LGBT activists Dan Savage (center left) and Terry Miller (center right) marry at Seattle city hall with Mayor Mike McGinn (far left) in attendance. Savage and Miller founded the It Gets Better Project to reach out to LGBT youth.

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It Gets Better Project

Activists Dan Savage and Terry Miller began the It Gets Better Project (

in response to the suicide of Billy Lucas, a 15-year-old boy who had been bullied because he was perceived to be gay (Montgomery, 2010). Of Lucas’s death, Savage said,

I was really heartbroken and had the reaction that so many gay adults have when we hear these stories, is I wish I could have talked to that kid for five minutes and been able to tell him that it gets better.

But I would never get permission to talk to these kids or an invitation to talk to high school or middle schools. And it occurred to me that I was waiting for permission that I didn't need any more because of YouTube and Twitter and Facebook, and I could record a video with my husband. We could talk about having survived bullying and our lives now and offer these kids hope.

(Kelly, 2010)

Savage went much further than creating a single video, beginning a website where LGBTQQIA adults and allies can upload videos describing how their lives have gotten better. Anyone can search and watch the ever-growing database of videos, which now tops 50,000. The site also contains a get-help link, including phone numbers for youth who are considering suicide or need other help. Among resources listed on the site is the Trevor Project, the U.S.’s only 24/7 crisis intervention and suicide prevention lifeline for LGBTQ young people. The Trevor Project can be reached at: 1-866-4-U-TREVOR (866-488-7386).

Inspired by the It Gets Better Project, researchers recently completed a multi-year study of LGBTQ youth and found that while being the victim of bullying and other abuse was linked to psychological distress, both distress and victimization decreased as the adolescents grew up (Seaman, 2015). Yes, they confirmed, it does get better.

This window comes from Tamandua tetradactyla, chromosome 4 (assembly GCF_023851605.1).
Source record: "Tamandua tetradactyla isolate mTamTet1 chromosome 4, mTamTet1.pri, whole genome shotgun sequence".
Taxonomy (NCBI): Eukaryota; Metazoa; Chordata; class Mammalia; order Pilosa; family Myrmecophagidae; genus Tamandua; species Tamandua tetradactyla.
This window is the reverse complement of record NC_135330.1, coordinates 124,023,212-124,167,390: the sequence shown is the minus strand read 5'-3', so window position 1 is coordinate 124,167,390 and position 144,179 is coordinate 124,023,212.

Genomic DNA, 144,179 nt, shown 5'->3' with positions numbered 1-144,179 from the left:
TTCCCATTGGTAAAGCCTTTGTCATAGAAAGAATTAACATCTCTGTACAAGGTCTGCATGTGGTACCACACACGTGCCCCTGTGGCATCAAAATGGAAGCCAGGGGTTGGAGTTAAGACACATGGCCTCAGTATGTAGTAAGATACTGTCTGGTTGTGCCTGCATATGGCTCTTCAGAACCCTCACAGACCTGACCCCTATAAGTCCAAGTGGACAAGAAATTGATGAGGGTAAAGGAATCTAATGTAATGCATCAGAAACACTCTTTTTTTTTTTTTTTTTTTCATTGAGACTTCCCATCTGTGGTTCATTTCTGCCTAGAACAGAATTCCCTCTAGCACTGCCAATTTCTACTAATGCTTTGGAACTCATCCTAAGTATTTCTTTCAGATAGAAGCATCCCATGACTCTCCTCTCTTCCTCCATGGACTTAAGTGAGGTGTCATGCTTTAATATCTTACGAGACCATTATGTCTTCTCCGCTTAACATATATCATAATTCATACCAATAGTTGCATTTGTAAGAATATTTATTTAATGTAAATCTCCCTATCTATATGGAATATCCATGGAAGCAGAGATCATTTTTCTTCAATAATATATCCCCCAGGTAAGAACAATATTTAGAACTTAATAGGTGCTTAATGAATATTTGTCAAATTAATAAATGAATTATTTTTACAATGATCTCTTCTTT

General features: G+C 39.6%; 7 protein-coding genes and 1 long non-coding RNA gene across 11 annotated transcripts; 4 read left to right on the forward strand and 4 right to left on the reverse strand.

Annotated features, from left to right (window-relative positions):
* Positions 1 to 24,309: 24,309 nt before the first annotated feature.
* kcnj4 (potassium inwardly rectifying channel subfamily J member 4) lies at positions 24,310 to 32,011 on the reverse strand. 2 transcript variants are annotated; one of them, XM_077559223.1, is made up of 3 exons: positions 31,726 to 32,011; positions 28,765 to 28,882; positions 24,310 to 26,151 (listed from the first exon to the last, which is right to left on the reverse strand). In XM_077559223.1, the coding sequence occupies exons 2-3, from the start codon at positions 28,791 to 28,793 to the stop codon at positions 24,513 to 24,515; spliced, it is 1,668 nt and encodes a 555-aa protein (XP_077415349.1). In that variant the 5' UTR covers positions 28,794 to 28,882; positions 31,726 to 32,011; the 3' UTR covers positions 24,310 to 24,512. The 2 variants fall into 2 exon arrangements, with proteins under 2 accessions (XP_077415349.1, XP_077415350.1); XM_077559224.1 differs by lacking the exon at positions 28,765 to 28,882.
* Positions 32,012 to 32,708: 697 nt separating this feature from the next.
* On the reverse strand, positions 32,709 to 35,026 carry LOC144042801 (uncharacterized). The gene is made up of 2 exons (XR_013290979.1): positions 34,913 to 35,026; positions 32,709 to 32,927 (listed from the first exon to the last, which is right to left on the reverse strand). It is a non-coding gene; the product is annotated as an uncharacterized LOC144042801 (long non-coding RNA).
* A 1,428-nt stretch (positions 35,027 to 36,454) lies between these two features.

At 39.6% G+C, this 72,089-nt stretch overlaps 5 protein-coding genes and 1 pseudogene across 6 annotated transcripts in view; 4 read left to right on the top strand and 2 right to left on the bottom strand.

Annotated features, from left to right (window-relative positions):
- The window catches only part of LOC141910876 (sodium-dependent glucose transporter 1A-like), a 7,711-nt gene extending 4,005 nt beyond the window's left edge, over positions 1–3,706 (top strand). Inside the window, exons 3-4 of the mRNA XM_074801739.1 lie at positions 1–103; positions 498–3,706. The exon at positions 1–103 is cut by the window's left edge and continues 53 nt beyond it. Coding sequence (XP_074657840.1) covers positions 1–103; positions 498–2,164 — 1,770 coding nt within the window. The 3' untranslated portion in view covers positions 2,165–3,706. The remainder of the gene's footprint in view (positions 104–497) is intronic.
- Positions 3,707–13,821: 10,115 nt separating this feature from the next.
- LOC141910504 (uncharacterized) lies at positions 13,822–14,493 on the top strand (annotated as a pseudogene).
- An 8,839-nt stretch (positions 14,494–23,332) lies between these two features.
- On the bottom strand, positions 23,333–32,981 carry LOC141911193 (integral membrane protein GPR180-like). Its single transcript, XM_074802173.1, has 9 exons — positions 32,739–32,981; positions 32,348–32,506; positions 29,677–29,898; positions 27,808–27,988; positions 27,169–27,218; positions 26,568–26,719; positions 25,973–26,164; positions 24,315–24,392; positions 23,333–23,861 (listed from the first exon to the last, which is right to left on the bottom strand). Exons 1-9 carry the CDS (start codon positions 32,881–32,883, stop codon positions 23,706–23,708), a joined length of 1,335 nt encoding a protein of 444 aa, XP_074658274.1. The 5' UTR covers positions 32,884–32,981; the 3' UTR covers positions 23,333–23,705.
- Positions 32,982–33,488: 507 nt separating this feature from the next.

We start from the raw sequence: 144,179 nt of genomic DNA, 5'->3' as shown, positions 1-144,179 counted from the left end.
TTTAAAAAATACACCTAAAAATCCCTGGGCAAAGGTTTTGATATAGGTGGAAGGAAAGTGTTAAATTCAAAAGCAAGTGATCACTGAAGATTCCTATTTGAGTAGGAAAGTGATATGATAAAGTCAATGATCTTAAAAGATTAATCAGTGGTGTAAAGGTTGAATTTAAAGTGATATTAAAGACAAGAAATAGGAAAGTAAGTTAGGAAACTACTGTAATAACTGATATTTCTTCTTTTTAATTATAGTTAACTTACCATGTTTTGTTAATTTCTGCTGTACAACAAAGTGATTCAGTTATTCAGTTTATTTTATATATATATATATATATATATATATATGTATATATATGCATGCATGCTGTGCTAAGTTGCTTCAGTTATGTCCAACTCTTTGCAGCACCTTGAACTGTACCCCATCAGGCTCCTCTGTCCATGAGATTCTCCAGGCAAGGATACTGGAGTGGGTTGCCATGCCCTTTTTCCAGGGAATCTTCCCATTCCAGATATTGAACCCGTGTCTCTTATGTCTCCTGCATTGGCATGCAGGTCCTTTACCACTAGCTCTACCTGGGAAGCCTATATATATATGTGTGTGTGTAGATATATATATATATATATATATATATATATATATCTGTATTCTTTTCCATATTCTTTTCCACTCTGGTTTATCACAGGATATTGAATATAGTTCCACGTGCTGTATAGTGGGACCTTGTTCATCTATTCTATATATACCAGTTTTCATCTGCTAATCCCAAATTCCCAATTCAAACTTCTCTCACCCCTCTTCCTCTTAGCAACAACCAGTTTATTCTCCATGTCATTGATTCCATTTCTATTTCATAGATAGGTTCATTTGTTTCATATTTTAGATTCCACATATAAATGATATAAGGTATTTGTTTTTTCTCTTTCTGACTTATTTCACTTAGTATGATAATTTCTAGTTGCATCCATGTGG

While there has been much support for the It Gets Better Project, some have also criticized the project, saying it may actually create more suicides and more depression, particularly among the minority of gay teens who are fragile and susceptible to messages about gay youth suicide (Some say gay teens not at higher risk, 2011). Rather than the “it gets better message,” which suggests gay teens should “just survive … adolescence . . . the message should be that your life can be good right now,” said Ritch Savin-Williams, a professor at Cornell University’s Sex and Gender Lab (Some say, p. 8). Ultimately, Savin-Williams seemed to be saying we need to be careful not to pathologize gay adolescence and that we should focus on the fact that “most gay youth … . say 90 percent are actually doing quite well. They are not depressed. They are not anxious. They’re not attempting suicide. They're really quite ordinary adolescents” (Siegel, 2010).


Kelly, M. L. (2010, October 12). Dan Savage’s Message to Gay Youth: ‘It Gets Better.’ NPR All
Things Considered. Retrieved from

Montgomery, J. (2010, September 30). Dan Savage Explains Why He Started ‘It Gets Better
Project.’ Retrieved from

Seaman, A. (2015, January 28). LGBTQ Youth Study Reveals That It Really ‘Does Get Better’
Over Time. Huffington Post. Retrieved from

Some say gay teens not at higher risk for suicide. (2011). Contemporary Sexuality, 45(2), 8.

Siegel, R. (2010, October 21). A Look at the Lives of Gay Teens. NPR: All Things Considered.
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